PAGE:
Always ethereal, always eclectic, I write as the mood strikes, when there intrigue reveals itself. Usually that means something controversial or adventure of some sort.

I've tried really hard to be unprovocative, but have as yet been unsuccessful.

Monday, 25 August 2008

The Russian and the Georgian

Last week I gave a noun and verb writing assignment. Write with vivid nouns and verbs- no adjectives or adverbs, to the extent possible. The point is that good writing stems from nouns and verbs over anything else. With a nod to recent events, I told them to write a story about a specific Georgian and a Russian. That was the only assignment and information given, though the students asked for a sampling of typical Georgian and Russian names.

The following was submitted by Michelle, who gave permission for her story to be published. Michelle is in 7th grade.

The Russian and the Georgian

Born in Moscow, Russia, Lena had always been lonely. No one would play or talk with her. Every day she would sit on a rock and stare at the lake near her house.

One afternoon, as she was walking past the lake, Lena saw someone floating in the water. She dashed to the water and found out it was a girl about the same age as her. Lena dragged the girl to the house and gave her bread to eat. After a hour, the girl woke up.

"Where am I!" she screamed. "Please help me!"

"Calm down," said Lena. "You are at my house."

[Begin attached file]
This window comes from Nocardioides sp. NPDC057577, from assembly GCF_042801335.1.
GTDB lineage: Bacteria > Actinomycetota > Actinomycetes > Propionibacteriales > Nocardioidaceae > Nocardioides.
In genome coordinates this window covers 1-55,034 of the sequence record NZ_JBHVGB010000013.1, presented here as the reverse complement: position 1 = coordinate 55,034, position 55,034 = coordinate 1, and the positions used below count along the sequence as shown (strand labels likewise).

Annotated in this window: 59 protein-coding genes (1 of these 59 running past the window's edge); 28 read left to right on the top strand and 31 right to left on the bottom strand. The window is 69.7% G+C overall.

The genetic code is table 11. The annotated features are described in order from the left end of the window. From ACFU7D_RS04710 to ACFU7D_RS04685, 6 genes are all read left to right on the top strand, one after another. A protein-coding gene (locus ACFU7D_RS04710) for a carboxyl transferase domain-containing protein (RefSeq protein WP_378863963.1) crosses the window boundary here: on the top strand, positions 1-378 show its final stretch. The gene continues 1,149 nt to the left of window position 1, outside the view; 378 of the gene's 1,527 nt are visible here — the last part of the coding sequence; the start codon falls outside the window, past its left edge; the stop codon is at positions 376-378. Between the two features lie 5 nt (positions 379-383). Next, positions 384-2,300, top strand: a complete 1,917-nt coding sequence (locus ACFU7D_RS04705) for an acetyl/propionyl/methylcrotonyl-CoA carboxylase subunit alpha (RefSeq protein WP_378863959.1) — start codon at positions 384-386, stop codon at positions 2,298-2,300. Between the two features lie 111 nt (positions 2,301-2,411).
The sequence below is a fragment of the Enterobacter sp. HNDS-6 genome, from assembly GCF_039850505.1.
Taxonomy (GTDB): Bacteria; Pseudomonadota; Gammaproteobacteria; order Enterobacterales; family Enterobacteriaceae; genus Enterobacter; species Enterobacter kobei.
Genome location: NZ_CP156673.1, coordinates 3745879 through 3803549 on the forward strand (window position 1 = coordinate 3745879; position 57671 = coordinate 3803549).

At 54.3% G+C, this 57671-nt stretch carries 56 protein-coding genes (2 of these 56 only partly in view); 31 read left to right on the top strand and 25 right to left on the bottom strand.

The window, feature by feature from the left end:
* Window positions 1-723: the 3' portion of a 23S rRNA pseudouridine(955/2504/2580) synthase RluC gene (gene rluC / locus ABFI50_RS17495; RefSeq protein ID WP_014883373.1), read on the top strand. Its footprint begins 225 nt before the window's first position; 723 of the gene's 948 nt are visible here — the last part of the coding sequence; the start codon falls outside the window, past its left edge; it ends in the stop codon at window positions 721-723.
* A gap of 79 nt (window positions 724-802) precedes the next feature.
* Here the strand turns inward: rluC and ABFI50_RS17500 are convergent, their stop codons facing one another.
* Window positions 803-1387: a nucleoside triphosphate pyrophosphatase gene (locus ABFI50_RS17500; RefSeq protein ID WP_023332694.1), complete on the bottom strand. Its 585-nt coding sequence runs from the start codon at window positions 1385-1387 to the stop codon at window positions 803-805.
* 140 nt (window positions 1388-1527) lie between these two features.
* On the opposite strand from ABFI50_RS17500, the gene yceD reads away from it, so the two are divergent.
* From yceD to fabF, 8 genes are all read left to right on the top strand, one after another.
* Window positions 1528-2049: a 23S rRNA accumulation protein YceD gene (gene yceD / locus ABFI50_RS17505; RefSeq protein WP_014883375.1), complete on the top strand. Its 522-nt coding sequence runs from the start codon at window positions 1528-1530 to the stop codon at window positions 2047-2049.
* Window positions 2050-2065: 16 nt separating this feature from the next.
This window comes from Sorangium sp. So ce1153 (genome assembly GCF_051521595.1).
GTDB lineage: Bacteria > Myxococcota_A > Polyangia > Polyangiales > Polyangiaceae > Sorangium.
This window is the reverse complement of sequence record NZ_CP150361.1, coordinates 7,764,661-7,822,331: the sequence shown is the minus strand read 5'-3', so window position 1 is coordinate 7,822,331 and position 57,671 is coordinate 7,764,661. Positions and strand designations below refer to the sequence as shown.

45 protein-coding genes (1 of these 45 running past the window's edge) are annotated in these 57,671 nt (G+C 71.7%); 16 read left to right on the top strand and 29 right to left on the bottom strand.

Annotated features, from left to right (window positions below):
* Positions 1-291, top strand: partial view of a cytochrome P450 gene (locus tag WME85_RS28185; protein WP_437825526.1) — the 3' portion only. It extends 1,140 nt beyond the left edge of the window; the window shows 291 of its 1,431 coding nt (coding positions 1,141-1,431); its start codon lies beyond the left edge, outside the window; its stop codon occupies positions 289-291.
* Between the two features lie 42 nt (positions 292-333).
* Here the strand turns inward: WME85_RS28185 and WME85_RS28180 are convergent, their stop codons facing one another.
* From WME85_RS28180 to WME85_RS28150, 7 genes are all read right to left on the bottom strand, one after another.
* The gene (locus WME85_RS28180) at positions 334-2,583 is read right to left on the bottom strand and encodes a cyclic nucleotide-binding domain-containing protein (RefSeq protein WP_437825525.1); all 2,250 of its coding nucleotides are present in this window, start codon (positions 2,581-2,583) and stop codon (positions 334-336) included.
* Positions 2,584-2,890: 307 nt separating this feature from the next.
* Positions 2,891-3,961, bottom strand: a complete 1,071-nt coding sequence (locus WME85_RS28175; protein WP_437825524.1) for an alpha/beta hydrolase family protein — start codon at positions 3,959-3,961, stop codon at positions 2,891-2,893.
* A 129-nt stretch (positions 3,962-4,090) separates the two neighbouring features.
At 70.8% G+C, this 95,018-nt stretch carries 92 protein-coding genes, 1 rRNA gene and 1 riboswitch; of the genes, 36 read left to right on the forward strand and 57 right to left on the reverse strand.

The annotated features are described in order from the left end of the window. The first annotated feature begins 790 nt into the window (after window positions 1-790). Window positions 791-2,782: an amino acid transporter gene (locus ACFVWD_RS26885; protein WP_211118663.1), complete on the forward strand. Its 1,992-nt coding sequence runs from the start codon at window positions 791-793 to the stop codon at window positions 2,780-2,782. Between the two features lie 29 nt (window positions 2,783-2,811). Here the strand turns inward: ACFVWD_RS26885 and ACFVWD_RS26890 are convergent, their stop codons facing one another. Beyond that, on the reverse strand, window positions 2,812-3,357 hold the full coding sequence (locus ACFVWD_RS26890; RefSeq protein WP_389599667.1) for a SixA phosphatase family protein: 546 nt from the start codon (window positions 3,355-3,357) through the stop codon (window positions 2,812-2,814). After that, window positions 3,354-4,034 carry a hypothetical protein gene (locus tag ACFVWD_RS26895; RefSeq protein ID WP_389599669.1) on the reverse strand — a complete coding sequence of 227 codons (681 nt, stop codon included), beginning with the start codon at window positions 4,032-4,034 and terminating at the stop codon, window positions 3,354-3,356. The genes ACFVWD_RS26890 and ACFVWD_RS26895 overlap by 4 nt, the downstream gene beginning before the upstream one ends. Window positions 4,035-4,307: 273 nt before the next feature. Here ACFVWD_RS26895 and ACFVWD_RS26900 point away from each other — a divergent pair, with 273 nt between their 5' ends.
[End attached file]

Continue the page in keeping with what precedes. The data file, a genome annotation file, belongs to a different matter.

"Oh, sorry," said the girl. "Thanks for saving me. What's your name?"

"Oh, um, I'm Lena," stammered Lena.

"Well, I've never heard of that name before, but I am Baia," said the girl. "Nice to meet you."

"So, um, just wondering, why were you floating in the water?" asked Lena.

"Well, here is my story," began Baia. "It was nighttime and I was walking around in the garden that belonged to the orphanage. Suddenly, I heard gunshots and a boom. Everyone was screaming! Soldiers came in and told everyone they were going to use the orphanage as a hideout and we all had to evacuate. So we all piled in a boat and rowed off. After a day, it started pouring and then thunder hit. Everyone started to go crazy and running around. Then the boat tipped over. The people who couldn't swim drowned and others floated away. So here I am now!"

"Oh, that is so sad," said Lena. "Did you lose everything you had?"

"No, not really," replied Baia, "because I didn't have anything before I went to the orphanage."

"Here, you can live here," said Lena. "It's OK."

"Really?" asked Baia. "I can?"

"Yes, of course!" replied Lena.

"Thank you," said Baia. "What can I give you?"

"Ha-ha. Don't worry. You already gave me some thing," said Lena.

"Really?" asked Baia. "What?"

"A friend," replied Lena.

1 comment:

mom said...

Wow! Tell Michelle she's an outstanding young writer! She really caught the whole point.